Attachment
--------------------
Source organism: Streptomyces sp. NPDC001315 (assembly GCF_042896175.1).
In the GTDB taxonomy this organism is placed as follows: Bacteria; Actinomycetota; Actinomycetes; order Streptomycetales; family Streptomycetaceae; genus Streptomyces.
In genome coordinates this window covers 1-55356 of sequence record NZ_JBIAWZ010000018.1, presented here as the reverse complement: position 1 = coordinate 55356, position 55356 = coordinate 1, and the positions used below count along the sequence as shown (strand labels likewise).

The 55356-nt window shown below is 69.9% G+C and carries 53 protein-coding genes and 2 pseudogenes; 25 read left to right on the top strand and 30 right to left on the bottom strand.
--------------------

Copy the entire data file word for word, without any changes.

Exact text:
Source organism: Streptomyces sp. NPDC001315 (assembly GCF_042896175.1).
In the GTDB taxonomy this organism is placed as follows: Bacteria; Actinomycetota; Actinomycetes; order Streptomycetales; family Streptomycetaceae; genus Streptomyces.
In genome coordinates this window covers 1-55356 of sequence record NZ_JBIAWZ010000018.1, presented here as the reverse complement: position 1 = coordinate 55356, position 55356 = coordinate 1, and the positions used below count along the sequence as shown (strand labels likewise).

The 55356-nt window shown below is 69.9% G+C and carries 53 protein-coding genes and 2 pseudogenes; 25 read left to right on the top strand and 30 right to left on the bottom strand.